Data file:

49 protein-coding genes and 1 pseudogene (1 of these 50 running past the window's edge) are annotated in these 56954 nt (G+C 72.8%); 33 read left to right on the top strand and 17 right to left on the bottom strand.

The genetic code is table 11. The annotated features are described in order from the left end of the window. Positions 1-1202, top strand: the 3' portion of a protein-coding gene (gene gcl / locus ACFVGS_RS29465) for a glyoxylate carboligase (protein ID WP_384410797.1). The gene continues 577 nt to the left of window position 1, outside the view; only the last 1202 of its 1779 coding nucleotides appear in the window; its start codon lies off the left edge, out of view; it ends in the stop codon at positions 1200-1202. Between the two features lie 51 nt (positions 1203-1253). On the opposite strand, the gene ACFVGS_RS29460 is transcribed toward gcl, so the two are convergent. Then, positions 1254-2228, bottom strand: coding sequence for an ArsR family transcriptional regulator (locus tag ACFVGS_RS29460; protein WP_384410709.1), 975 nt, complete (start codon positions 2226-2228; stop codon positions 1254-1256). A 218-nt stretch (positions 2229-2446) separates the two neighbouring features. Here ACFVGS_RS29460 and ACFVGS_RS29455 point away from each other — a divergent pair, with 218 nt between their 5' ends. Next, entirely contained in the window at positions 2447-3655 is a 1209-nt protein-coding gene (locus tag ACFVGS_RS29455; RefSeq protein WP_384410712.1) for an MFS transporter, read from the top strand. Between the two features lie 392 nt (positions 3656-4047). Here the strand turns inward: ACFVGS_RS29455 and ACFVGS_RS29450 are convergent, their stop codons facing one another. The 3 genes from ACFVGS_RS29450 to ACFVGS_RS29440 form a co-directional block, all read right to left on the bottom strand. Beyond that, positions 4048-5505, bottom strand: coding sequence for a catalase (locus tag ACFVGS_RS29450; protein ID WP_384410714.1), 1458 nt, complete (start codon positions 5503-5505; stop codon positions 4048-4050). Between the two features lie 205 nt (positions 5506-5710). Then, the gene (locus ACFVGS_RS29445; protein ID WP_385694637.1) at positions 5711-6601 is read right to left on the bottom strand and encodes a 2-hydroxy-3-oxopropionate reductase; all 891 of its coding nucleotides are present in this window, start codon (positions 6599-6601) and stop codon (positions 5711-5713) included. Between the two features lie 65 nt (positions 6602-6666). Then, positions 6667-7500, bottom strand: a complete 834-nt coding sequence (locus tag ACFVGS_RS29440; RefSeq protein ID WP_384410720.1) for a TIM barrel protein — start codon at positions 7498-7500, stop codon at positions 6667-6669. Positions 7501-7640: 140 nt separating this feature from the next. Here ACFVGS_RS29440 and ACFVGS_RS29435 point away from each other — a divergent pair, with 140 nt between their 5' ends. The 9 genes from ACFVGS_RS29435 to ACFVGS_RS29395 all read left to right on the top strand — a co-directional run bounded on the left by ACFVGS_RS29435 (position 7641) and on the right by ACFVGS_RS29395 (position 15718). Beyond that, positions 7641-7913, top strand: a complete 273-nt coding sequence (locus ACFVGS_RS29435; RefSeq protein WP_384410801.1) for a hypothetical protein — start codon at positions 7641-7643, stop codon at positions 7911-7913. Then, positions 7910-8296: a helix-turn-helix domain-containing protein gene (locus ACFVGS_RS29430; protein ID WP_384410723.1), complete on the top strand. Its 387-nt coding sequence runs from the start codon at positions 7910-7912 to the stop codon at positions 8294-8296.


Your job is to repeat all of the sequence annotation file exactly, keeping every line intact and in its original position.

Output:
49 protein-coding genes and 1 pseudogene (1 of these 50 running past the window's edge) are annotated in these 56954 nt (G+C 72.8%); 33 read left to right on the top strand and 17 right to left on the bottom strand.

The genetic code is table 11. The annotated features are described in order from the left end of the window. Positions 1-1202, top strand: the 3' portion of a protein-coding gene (gene gcl / locus ACFVGS_RS29465) for a glyoxylate carboligase (protein ID WP_384410797.1). The gene continues 577 nt to the left of window position 1, outside the view; only the last 1202 of its 1779 coding nucleotides appear in the window; its start codon lies off the left edge, out of view; it ends in the stop codon at positions 1200-1202. Between the two features lie 51 nt (positions 1203-1253). On the opposite strand, the gene ACFVGS_RS29460 is transcribed toward gcl, so the two are convergent. Then, positions 1254-2228, bottom strand: coding sequence for an ArsR family transcriptional regulator (locus tag ACFVGS_RS29460; protein WP_384410709.1), 975 nt, complete (start codon positions 2226-2228; stop codon positions 1254-1256). A 218-nt stretch (positions 2229-2446) separates the two neighbouring features. Here ACFVGS_RS29460 and ACFVGS_RS29455 point away from each other — a divergent pair, with 218 nt between their 5' ends. Next, entirely contained in the window at positions 2447-3655 is a 1209-nt protein-coding gene (locus tag ACFVGS_RS29455; RefSeq protein WP_384410712.1) for an MFS transporter, read from the top strand. Between the two features lie 392 nt (positions 3656-4047). Here the strand turns inward: ACFVGS_RS29455 and ACFVGS_RS29450 are convergent, their stop codons facing one another. The 3 genes from ACFVGS_RS29450 to ACFVGS_RS29440 form a co-directional block, all read right to left on the bottom strand. Beyond that, positions 4048-5505, bottom strand: coding sequence for a catalase (locus tag ACFVGS_RS29450; protein ID WP_384410714.1), 1458 nt, complete (start codon positions 5503-5505; stop codon positions 4048-4050). Between the two features lie 205 nt (positions 5506-5710). Then, the gene (locus ACFVGS_RS29445; protein ID WP_385694637.1) at positions 5711-6601 is read right to left on the bottom strand and encodes a 2-hydroxy-3-oxopropionate reductase; all 891 of its coding nucleotides are present in this window, start codon (positions 6599-6601) and stop codon (positions 5711-5713) included. Between the two features lie 65 nt (positions 6602-6666). Then, positions 6667-7500, bottom strand: a complete 834-nt coding sequence (locus tag ACFVGS_RS29440; RefSeq protein ID WP_384410720.1) for a TIM barrel protein — start codon at positions 7498-7500, stop codon at positions 6667-6669. Positions 7501-7640: 140 nt separating this feature from the next. Here ACFVGS_RS29440 and ACFVGS_RS29435 point away from each other — a divergent pair, with 140 nt between their 5' ends. The 9 genes from ACFVGS_RS29435 to ACFVGS_RS29395 all read left to right on the top strand — a co-directional run bounded on the left by ACFVGS_RS29435 (position 7641) and on the right by ACFVGS_RS29395 (position 15718). Beyond that, positions 7641-7913, top strand: a complete 273-nt coding sequence (locus ACFVGS_RS29435; RefSeq protein WP_384410801.1) for a hypothetical protein — start codon at positions 7641-7643, stop codon at positions 7911-7913. Then, positions 7910-8296: a helix-turn-helix domain-containing protein gene (locus ACFVGS_RS29430; protein ID WP_384410723.1), complete on the top strand. Its 387-nt coding sequence runs from the start codon at positions 7910-7912 to the stop codon at positions 8294-8296.